Poetry was an important means of expression during the Civil War, a Duquesne University English teacher says.
People turned to poetry in the 1860s to talk about the war because poetry was a medium they encountered almost every day in newspapers, school and lectures about political causes, Faith Barrett tells audiences. Ms. Barrett is an associate professor at the university.
She will speak on “American Poetry and the Civil War” at 7 p.m. June 19 in Peters Township Public Library.
The presentation is part of "Civil War 150!," a collaboration between The Library of America and the Gilder Lehrman Institute of American History, funded by the National Endowment for the Humanities.
Ms. Barrett, of Edgewood, said poetry had a different cultural position in this era than it does in contemporary society.
“For many people, poetry was the genre they turned to to think about the meaning of the war, loss of the soldiers, and to think about new ideas of what the nation meant in both the Union and the Confederacy.”
Ms. Barrett said the divide between amateur and professional poets didn’t apply because many people who were writing and publishing poetry had other means of livelihood.
She described works by soldier poets and others who would have been considered nonprofessionals as powerful, moving and very accomplished.
Poetry also provided a safe and nonthreatening way for people to express their opinions and anger about the war, she said, and it restrained some of the more radical political content.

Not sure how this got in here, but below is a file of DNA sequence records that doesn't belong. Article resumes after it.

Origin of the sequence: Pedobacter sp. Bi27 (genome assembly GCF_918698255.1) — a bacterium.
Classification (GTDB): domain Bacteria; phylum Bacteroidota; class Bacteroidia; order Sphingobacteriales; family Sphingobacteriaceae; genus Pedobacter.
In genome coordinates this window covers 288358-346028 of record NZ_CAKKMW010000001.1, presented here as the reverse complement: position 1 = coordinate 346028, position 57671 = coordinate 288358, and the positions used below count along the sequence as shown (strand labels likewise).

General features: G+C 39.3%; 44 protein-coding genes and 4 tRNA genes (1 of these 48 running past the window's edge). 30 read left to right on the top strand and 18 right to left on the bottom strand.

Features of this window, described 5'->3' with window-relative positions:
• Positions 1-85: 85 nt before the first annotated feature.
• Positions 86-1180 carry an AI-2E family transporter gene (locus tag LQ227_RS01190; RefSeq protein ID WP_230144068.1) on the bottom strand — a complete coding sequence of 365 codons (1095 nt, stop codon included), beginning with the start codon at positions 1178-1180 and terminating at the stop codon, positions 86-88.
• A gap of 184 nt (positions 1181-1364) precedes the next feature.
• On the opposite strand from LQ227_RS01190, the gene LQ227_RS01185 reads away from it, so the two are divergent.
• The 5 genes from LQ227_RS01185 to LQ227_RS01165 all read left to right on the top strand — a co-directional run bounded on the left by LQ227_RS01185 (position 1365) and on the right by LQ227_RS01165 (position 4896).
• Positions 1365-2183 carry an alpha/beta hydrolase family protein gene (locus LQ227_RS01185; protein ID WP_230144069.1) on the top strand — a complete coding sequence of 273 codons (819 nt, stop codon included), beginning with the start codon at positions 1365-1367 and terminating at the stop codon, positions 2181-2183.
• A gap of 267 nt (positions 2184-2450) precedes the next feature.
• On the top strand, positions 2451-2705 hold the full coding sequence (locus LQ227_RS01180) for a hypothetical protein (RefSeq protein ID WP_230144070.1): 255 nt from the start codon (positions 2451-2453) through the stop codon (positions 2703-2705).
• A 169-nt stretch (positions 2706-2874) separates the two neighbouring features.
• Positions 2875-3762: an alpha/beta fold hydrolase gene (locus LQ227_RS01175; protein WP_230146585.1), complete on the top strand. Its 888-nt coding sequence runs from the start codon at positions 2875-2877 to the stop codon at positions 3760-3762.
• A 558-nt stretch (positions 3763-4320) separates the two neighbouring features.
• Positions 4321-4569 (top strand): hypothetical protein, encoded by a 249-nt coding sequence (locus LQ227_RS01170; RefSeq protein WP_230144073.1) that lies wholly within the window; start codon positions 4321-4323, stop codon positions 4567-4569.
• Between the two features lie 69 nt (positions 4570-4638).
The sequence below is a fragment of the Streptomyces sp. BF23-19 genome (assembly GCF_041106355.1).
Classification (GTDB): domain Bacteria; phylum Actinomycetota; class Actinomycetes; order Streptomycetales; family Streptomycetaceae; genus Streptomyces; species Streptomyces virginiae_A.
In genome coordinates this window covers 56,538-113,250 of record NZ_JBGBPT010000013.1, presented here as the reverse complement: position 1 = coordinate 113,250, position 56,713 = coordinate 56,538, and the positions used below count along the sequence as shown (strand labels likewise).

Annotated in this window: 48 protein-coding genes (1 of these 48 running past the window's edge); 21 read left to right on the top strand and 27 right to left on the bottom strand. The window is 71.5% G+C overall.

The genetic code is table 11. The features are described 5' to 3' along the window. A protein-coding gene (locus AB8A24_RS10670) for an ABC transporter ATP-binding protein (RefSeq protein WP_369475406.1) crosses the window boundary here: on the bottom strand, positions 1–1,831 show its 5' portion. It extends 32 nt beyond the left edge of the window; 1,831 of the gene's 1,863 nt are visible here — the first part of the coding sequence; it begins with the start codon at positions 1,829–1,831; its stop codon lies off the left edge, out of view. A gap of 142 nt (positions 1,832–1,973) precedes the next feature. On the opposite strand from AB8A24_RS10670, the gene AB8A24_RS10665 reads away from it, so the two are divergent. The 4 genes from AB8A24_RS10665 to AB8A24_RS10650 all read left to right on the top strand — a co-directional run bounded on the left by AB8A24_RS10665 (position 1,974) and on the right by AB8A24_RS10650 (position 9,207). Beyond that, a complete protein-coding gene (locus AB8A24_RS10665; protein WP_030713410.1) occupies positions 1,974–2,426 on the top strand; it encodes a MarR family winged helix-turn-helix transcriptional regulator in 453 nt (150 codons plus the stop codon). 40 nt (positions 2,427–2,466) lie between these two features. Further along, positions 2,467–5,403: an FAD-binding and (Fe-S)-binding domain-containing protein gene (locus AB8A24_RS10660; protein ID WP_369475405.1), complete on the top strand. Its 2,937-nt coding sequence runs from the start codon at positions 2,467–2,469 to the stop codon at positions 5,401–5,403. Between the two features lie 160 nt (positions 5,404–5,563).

For example, while the lyrics to “The Battle Hymn of the Republic,” written by Julia Ward Howe, really emphasized the pro-Union message, she said they also contain interesting traces of the author’s personal anxieties and concerns about the war.
“Even poems that look to be kind of simplistic in their expression of nationalist sentiments, typically have a kind of personal investment mixed in with that,” she said.
While the Civil War clearly changed American poetry, Ms. Barrett said Civil War poetry also changed the way Americans understood their relationship to the Union, the Confederacy and the United States.
“Poetry actually has an impact on the things that happen on battlefields, not just reflecting what happens, but also shaping what happens,” she said. “These are things we wouldn’t expect poetry to be able to do.
“There’s a quick response time that makes poetry a genre that’s very well placed to actually have an impact on things that happened midway through the war,” she said.
For example, at that point, President Abraham Lincoln called for a second set of volunteers, which spurred the song, “We Are Coming, Father Abraham, 300,000 More” by John S. Gibbons, who sang the song to Lincoln at the White House..
Though it was written in response to Lincoln’s decision, Ms. Barrett said it was also written to inspire a mixture of patriotic courage and paternal love for Lincoln and no doubt had an impact on how the second wave of men who chose to volunteer felt about their decision.
The talk is free at the library, 616 E. McMurray Road. For details or to register: www.ptlibrary.org or 724-941-9430.
Shannon M. Nass, freelance writer: firstname.lastname@example.org.